Or at least, that's how I do it -- frantically sucking up information, never digesting it. In the car on the way to work? Put on a podcast. On the treadmill? Put in earbuds and music. Waiting for food at a restaurant? Scroll through Facebook. When the lights go out and you're under the covers, you're giving your brain its first chance to actually process all of the big stuff that's weighing on you. The first moment with no input coming in.
Remember, your brain is designed to do one thing only: help you survive. You dwell on conflict and embarrassing situations because you are, whether you know it or not, training yourself how to do it better in the future. But that's a two-step process -- the awful thing occurs, then you have to work through what you did wrong and why. The second part can be deeply unpleasant, so we tend to avoid it. Until, that is, we're lying there in the darkness, alone with our thoughts. The brain is not going to let you rest until this important work of digestion has been done.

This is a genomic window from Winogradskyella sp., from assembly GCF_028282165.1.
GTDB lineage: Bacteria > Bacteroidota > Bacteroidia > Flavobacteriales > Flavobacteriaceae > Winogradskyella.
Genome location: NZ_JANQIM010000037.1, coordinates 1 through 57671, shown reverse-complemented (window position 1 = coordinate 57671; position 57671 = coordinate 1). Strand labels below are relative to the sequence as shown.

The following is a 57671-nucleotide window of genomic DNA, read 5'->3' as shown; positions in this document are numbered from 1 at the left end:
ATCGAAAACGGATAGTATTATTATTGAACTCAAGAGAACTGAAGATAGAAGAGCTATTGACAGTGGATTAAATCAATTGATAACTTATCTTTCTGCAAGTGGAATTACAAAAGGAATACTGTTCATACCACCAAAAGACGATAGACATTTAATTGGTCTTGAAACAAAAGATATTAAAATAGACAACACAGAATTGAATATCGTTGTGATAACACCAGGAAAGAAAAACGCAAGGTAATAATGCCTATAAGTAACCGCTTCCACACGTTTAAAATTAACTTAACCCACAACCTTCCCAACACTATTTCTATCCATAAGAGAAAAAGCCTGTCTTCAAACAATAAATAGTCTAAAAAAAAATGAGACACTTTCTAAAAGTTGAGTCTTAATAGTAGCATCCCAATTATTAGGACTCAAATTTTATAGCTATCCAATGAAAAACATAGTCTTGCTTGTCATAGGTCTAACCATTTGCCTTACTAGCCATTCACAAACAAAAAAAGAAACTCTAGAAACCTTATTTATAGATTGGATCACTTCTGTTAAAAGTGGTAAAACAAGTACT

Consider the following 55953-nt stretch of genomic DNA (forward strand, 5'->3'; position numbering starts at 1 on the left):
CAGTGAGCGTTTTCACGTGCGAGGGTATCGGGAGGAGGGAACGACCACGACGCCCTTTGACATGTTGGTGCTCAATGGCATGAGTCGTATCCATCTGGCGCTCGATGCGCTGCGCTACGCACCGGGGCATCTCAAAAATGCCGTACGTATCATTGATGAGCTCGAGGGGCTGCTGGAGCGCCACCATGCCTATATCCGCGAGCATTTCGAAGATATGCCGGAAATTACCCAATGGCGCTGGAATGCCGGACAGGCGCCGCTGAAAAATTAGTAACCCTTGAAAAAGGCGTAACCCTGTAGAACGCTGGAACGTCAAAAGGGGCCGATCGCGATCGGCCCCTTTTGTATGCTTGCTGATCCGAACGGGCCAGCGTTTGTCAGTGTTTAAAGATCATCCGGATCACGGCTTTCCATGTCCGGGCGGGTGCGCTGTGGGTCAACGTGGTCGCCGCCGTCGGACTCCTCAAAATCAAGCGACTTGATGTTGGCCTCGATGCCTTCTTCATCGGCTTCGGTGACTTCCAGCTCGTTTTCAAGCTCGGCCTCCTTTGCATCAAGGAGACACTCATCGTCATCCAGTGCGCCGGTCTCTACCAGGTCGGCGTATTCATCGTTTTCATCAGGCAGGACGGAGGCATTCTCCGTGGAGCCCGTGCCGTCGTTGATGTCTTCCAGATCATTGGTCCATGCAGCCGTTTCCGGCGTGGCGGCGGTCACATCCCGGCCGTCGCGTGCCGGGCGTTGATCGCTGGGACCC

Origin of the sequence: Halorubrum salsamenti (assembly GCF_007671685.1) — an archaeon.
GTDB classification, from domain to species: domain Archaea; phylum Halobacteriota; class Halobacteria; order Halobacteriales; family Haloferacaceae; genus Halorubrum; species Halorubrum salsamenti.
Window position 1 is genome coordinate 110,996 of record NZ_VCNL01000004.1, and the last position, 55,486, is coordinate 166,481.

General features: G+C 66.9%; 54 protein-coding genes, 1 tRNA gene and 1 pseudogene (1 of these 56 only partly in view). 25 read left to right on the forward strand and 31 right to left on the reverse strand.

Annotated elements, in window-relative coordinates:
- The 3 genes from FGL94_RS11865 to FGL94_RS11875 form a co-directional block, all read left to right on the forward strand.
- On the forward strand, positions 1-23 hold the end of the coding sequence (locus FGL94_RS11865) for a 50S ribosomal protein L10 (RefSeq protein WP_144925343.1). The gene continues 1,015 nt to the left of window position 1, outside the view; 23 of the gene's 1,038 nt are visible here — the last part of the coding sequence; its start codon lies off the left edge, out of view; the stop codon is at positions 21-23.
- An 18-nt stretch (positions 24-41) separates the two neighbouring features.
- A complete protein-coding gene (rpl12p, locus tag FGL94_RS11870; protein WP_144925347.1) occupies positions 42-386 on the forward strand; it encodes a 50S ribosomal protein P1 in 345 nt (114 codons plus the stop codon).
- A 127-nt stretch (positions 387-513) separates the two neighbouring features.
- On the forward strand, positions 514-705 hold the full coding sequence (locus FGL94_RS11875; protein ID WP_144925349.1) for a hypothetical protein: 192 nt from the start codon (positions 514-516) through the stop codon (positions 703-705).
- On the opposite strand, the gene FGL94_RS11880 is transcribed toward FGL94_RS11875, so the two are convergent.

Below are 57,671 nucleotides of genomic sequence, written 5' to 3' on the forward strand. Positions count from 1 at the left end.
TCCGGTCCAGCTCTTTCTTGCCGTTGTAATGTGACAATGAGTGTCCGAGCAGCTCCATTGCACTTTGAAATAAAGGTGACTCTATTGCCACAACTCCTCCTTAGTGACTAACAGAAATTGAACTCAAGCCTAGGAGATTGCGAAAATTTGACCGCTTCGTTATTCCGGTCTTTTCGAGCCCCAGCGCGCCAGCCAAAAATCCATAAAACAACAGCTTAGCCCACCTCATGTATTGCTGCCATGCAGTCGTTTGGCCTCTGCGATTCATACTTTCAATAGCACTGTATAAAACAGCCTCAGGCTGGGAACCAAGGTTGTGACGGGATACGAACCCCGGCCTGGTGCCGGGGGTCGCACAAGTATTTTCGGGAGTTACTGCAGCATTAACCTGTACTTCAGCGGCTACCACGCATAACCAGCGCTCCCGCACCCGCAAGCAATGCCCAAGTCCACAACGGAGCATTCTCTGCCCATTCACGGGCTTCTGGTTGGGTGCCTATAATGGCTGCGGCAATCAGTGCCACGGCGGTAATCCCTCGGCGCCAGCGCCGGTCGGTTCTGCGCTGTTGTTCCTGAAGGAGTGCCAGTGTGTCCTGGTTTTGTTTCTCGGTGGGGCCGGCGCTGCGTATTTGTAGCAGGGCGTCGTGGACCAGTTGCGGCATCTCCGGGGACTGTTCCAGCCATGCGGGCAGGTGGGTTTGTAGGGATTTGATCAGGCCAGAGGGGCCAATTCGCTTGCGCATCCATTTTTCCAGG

Now, sleep experts always say you need quiet time before bed to wind down. They say it's because you need to slowly get into relaxation mode instead of trying to shift gears abruptly. This is where I, an internet comedian and dong horror author, disagree with those professional experts who study nothing but this every single day of their lives. I don't think that's it at all -- I think you just need quiet time during the day, whenever it is, to work through stuff. I mean, it's well known that humans need silence. Some hospitals started mandating a quiet period in the afternoon because the constant noise and bustle was killing patients and staff alike. Note that they turn down the lights, too -- darkness, as Shakespeare once said, is the silence of the eyeballs.
"And sex, the pizza of the genitals."